Pakistan is currently receiving some attention from the American leaders because of their dilemma in Afghanistan. As peace and normalcy returns to Afghanistan, the US will further lower Pakistan on the scales of its priority. This leaves us with the second option of moving closer to China with which we have multiple engagements ranging from political, economic, strategic, technological and cultural relations to a mutually beneficial partnership in the CPEC and significant understanding about the peace process in Afghanistan. This does not mean that we should not try to improve our relations with the USA. We may try to recalibrate our relationship with USA on basis of mutual respect and mutually beneficial engagements seeking trade and investment and understanding on the issues of international concern. However, this should not impinge on our relations with China or our commitment to CPEC in anyway.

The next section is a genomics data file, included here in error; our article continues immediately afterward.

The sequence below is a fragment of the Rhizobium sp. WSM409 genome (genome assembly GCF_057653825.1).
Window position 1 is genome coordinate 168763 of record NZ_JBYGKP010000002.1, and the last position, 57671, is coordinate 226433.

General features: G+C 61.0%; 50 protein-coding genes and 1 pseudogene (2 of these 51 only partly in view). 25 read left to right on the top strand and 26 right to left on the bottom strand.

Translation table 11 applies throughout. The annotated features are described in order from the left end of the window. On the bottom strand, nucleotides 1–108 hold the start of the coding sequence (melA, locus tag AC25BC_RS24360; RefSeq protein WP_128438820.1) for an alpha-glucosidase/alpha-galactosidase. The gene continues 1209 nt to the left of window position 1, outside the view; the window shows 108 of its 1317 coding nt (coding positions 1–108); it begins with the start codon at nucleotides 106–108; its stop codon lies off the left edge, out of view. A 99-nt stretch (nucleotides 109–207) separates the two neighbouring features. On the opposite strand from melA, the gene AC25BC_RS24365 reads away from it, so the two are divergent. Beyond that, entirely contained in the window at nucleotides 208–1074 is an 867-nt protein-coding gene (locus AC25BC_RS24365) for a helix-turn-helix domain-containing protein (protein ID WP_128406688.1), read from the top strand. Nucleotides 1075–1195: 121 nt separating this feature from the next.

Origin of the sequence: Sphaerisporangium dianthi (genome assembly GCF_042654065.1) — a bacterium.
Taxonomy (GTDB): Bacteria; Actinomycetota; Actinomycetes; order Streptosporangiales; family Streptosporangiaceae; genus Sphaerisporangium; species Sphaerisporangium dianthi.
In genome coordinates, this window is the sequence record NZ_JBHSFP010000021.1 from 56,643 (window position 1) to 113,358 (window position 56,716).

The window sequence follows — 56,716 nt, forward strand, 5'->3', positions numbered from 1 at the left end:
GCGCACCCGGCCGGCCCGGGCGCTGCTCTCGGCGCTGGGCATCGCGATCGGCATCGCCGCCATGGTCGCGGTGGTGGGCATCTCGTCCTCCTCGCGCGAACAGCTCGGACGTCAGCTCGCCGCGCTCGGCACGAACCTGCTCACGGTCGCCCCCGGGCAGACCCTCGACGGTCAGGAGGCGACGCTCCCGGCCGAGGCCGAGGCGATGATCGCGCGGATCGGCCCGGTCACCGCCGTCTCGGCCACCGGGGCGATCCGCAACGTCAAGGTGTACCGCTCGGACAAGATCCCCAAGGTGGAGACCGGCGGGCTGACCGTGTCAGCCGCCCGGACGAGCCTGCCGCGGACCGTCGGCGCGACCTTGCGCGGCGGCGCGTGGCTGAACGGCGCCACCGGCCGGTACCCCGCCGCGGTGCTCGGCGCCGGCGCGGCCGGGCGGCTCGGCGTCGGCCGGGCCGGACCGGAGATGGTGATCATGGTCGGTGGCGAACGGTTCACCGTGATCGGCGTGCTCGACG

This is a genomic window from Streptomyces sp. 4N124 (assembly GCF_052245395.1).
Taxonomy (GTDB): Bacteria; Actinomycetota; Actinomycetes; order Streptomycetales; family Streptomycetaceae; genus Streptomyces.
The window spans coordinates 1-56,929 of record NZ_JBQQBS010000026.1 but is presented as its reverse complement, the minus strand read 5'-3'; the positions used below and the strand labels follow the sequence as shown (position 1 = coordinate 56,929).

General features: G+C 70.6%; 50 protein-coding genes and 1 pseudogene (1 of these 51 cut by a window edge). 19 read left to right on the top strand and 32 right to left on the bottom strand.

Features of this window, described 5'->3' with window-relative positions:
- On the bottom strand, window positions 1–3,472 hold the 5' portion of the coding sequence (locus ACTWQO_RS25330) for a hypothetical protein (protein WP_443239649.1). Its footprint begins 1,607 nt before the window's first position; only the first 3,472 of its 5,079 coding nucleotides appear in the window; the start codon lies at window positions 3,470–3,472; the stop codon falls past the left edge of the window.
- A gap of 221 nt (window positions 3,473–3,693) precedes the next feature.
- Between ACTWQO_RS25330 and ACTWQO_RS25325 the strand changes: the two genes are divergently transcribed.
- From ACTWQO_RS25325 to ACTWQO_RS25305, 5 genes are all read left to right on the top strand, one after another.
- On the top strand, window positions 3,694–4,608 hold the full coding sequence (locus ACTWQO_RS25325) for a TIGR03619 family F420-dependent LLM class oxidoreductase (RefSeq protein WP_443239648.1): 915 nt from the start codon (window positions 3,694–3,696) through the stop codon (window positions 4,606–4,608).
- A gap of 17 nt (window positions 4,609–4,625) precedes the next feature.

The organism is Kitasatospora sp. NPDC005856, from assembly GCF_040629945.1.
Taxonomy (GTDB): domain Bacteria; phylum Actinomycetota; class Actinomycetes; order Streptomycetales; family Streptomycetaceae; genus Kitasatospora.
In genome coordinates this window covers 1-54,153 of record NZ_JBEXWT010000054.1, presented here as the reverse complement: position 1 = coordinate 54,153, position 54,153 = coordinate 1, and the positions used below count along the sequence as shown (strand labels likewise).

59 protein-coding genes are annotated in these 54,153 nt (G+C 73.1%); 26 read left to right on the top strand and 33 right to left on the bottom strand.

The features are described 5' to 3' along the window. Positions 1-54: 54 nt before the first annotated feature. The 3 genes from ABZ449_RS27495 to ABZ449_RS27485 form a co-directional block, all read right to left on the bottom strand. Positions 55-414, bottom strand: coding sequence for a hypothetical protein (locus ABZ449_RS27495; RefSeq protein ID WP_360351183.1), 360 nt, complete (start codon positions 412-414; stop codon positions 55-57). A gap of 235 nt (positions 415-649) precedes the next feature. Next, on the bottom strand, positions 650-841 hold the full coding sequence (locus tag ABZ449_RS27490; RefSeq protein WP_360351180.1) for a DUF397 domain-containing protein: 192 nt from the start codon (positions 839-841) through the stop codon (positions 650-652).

We should be well prepared for the American pressure which will be brought to bear on our foreign policy options when the rivalry between the two powers intensifies in the coming decades. The Americans would very much like to influence our old and well trusted friendship with China. We have withstood such pressures in the past. The Chinese leaders are well conscious of Pakistan’s delicate position. They have understood our vulnerability to such pressures on many counts overlooking our aberrations in policy and practice towards their country. Today, we have a deeper political, economic and strategic relationship with China which serves our national interests very well than any other option. China is equally interested in peace and stability in Afghanistan to expand CPEC and to strengthen its economic connectivity with the Central Asian states. Friendship with Afghanistan is the gateway to our economic connectivity with Central Asia.